Battle of the Bastards Plot Summary:
Dany (Emilia Clarke) shows off just how effective her dragons can. The battle between The Boltons and The Starks takes place.
‘Battle of the Bastards’ may well be the best episode of Games of Thrones ever.
Was it predictable?
At times, yes.
Was this the best battle we’ve ever seen on the show?
That’s subjective, of course. Personally, the siege of The Wall by The Wildings, remains my favorite “big battle.”
Was it the most anxiety-riddled, emotionally draining episode of this series?
Yes. 100%, yes.
‘Battle of the Bastards’ manipulated viewers’ emotions from the word go. The sweeping shots of dragons breathing fire on a ship filled us with wonder. Jon Snow foolishly charging into battle, despite it being an obvious trap, forced us to yell at our screens. The claustrophobic scene of Snow trapped underneath the fallen and climbing soldiers, haunted us and gave us fits of anxiety. The near death of Tormund Giantsbane aka The Wyndham Wizard struck fear in our hearts. Sansa’s final act of sweet vengeance on Ramsey gave us a sense of satisfaction (although it’ll never “make good” on what the writers have done to this character).
And they were able to do this, while recycling storylines we’ve seen numerous times throughout the series — an outside army comes in at the last second to save our heroes. In this episode it happened twice — with the dragons and Dothraki saving Mereen; and with The Vale coming to the aid of The Starks.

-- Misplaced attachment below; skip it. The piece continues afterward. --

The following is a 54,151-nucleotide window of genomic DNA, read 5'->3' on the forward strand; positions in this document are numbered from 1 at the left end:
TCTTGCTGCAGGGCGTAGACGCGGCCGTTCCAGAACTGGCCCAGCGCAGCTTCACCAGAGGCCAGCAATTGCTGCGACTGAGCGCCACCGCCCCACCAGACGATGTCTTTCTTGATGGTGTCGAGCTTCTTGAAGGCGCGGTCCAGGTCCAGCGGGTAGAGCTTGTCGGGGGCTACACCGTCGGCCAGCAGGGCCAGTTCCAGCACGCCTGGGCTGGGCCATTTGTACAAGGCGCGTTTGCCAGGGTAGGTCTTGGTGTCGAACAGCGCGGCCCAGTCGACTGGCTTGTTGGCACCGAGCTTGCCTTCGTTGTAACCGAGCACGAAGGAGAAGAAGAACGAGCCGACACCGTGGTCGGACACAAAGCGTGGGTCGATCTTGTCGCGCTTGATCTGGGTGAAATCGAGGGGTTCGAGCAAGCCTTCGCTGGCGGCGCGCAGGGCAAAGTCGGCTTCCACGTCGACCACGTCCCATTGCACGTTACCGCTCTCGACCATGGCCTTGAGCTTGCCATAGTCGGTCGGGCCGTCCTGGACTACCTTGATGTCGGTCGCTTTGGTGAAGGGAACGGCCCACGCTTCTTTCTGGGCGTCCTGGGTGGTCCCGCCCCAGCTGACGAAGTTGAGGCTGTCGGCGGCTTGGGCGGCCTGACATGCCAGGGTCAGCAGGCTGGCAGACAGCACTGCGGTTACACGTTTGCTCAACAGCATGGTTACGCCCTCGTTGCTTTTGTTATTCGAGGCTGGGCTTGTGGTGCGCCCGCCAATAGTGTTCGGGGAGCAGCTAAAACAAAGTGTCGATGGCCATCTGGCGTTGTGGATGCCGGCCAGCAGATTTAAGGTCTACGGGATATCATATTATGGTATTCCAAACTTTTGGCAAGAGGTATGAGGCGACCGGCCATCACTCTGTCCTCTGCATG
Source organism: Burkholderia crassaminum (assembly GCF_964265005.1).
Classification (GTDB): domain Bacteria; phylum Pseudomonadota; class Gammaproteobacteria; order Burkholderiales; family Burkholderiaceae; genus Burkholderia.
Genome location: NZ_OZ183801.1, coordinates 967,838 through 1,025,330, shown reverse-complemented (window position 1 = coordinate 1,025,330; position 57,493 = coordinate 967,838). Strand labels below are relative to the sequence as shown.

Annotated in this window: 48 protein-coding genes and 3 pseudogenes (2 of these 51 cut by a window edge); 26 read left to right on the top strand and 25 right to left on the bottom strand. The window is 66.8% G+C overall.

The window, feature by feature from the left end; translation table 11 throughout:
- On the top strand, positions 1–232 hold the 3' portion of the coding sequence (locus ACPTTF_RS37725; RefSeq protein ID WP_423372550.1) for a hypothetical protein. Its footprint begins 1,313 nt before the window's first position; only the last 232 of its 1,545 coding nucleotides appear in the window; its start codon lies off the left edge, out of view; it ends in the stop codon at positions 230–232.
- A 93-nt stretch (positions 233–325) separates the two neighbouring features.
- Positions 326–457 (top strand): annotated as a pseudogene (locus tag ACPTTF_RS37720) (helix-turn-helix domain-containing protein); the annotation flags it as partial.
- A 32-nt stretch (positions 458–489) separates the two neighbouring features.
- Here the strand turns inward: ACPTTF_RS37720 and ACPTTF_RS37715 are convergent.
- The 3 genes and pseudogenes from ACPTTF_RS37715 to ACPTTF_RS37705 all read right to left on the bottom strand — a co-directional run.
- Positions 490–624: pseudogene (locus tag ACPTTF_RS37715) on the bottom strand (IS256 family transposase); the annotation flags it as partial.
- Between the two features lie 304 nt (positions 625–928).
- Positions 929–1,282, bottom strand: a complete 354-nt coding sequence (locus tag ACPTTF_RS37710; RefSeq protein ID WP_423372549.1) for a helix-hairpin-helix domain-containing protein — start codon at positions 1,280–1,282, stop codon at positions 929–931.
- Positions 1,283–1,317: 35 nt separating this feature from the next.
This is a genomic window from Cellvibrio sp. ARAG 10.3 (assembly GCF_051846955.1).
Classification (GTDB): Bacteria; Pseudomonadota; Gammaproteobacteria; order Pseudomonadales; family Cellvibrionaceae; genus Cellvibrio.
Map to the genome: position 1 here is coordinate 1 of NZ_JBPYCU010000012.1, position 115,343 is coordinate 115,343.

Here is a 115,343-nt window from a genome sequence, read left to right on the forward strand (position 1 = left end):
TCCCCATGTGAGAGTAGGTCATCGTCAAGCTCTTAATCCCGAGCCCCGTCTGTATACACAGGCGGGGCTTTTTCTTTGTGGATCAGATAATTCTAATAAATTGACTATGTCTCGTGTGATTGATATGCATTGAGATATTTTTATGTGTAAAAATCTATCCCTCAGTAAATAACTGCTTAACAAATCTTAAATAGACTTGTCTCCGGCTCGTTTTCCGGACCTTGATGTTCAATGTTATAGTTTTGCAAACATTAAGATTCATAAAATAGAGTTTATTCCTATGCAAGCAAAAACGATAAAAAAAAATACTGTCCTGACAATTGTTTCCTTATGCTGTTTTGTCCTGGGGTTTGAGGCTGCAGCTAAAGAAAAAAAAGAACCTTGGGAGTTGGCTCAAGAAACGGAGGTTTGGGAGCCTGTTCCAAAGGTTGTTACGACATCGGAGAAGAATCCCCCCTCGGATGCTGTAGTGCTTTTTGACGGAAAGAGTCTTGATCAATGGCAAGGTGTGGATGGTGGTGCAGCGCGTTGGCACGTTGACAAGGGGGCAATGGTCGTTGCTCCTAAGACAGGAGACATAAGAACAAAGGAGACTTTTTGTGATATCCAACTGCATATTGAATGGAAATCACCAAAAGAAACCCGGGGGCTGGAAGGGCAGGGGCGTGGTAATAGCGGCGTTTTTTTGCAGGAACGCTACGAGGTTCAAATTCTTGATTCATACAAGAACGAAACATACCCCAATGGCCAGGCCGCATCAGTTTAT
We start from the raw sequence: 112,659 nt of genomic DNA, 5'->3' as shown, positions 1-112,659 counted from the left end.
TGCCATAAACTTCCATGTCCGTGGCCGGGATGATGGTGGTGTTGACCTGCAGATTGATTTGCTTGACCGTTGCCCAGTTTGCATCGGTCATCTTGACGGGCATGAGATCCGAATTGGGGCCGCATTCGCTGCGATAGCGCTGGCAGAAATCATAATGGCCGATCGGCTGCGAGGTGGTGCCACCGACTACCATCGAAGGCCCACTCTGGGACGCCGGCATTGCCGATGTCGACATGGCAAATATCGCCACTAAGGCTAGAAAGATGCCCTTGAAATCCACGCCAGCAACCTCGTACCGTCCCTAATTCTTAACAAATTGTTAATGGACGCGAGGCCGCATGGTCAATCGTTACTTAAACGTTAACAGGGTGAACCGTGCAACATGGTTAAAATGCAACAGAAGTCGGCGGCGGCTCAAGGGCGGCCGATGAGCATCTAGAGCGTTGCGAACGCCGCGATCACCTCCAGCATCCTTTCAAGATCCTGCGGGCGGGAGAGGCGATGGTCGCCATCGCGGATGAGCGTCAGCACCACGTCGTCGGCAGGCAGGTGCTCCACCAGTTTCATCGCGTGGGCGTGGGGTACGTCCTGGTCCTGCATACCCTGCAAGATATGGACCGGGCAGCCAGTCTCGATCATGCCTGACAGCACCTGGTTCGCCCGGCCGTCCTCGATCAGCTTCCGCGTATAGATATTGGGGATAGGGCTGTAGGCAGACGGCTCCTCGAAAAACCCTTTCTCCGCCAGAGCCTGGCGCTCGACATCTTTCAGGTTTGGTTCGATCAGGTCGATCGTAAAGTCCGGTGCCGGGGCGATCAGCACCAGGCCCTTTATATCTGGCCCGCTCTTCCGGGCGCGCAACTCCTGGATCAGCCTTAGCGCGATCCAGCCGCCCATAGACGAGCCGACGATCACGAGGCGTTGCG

The predictability of the episode was smashed by the absolutely phenomenal direction of Miguel Sapochnik. It should come as no surprise that Sapochnik crafted such an amazing episode — he’s the same man responsible for last season’s mind-blowing eighth episode, “Hardhome.” Sapochnik was able to make the battle between The Boltons and Starks convey the same raw, visceral feel of both Braveheart, and Saving Private Ryan. It was real. It was uncomfortable. It was nearly unwatchable — like a real battle. The atmosphere of shear doom, paranoia, claustrophobia, and anxiety he created in the scene is unbelievable. He got you to the point where you believed that Littlefinger and the Knights of the Vale weren’t coming.
Great news — Sapochnik is directing this week’s season finale.
This episode showed us how great directorial work can make even the most predictable of scripts become something greater than they really are. Frankly, little if any episode of Game of Thrones‘ has been this intense, this satisfying, and this emotional. It very well could be the series’ best entry to date.